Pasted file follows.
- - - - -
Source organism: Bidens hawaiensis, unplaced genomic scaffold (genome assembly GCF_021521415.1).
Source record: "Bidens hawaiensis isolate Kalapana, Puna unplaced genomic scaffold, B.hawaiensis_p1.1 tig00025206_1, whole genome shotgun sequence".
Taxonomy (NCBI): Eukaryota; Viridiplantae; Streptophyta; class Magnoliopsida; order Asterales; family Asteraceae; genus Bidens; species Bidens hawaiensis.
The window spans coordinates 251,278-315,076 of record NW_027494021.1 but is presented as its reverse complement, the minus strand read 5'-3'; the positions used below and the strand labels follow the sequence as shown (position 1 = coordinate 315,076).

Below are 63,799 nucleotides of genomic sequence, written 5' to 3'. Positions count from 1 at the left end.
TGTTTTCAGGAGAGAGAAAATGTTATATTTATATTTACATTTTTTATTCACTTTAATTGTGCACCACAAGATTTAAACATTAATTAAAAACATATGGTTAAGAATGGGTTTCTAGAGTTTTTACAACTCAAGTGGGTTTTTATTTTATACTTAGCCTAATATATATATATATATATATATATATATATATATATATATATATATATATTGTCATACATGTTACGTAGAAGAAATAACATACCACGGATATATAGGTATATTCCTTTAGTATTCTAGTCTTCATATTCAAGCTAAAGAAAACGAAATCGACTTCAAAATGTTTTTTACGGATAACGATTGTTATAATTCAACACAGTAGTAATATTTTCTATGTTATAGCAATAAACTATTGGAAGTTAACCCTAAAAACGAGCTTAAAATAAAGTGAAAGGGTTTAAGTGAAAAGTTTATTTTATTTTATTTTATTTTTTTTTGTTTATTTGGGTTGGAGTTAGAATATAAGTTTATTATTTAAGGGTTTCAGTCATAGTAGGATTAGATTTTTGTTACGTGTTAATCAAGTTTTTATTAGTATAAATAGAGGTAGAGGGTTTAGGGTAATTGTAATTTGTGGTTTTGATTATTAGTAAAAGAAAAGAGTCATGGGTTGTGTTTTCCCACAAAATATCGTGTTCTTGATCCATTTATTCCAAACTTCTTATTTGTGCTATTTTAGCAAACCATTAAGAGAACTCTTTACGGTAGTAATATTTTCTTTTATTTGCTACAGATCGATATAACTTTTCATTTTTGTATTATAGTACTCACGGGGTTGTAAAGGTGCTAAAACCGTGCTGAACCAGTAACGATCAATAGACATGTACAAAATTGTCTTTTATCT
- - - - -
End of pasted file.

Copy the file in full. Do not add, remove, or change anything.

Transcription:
Source organism: Bidens hawaiensis, unplaced genomic scaffold (genome assembly GCF_021521415.1).
Source record: "Bidens hawaiensis isolate Kalapana, Puna unplaced genomic scaffold, B.hawaiensis_p1.1 tig00025206_1, whole genome shotgun sequence".
Taxonomy (NCBI): Eukaryota; Viridiplantae; Streptophyta; class Magnoliopsida; order Asterales; family Asteraceae; genus Bidens; species Bidens hawaiensis.
The window spans coordinates 251,278-315,076 of record NW_027494021.1 but is presented as its reverse complement, the minus strand read 5'-3'; the positions used below and the strand labels follow the sequence as shown (position 1 = coordinate 315,076).

Below are 63,799 nucleotides of genomic sequence, written 5' to 3'. Positions count from 1 at the left end.
TGTTTTCAGGAGAGAGAAAATGTTATATTTATATTTACATTTTTTATTCACTTTAATTGTGCACCACAAGATTTAAACATTAATTAAAAACATATGGTTAAGAATGGGTTTCTAGAGTTTTTACAACTCAAGTGGGTTTTTATTTTATACTTAGCCTAATATATATATATATATATATATATATATATATATATATATATATATATATTGTCATACATGTTACGTAGAAGAAATAACATACCACGGATATATAGGTATATTCCTTTAGTATTCTAGTCTTCATATTCAAGCTAAAGAAAACGAAATCGACTTCAAAATGTTTTTTACGGATAACGATTGTTATAATTCAACACAGTAGTAATATTTTCTATGTTATAGCAATAAACTATTGGAAGTTAACCCTAAAAACGAGCTTAAAATAAAGTGAAAGGGTTTAAGTGAAAAGTTTATTTTATTTTATTTTATTTTTTTTTGTTTATTTGGGTTGGAGTTAGAATATAAGTTTATTATTTAAGGGTTTCAGTCATAGTAGGATTAGATTTTTGTTACGTGTTAATCAAGTTTTTATTAGTATAAATAGAGGTAGAGGGTTTAGGGTAATTGTAATTTGTGGTTTTGATTATTAGTAAAAGAAAAGAGTCATGGGTTGTGTTTTCCCACAAAATATCGTGTTCTTGATCCATTTATTCCAAACTTCTTATTTGTGCTATTTTAGCAAACCATTAAGAGAACTCTTTACGGTAGTAATATTTTCTTTTATTTGCTACAGATCGATATAACTTTTCATTTTTGTATTATAGTACTCACGGGGTTGTAAAGGTGCTAAAACCGTGCTGAACCAGTAACGATCAATAGACATGTACAAAATTGTCTTTTATCT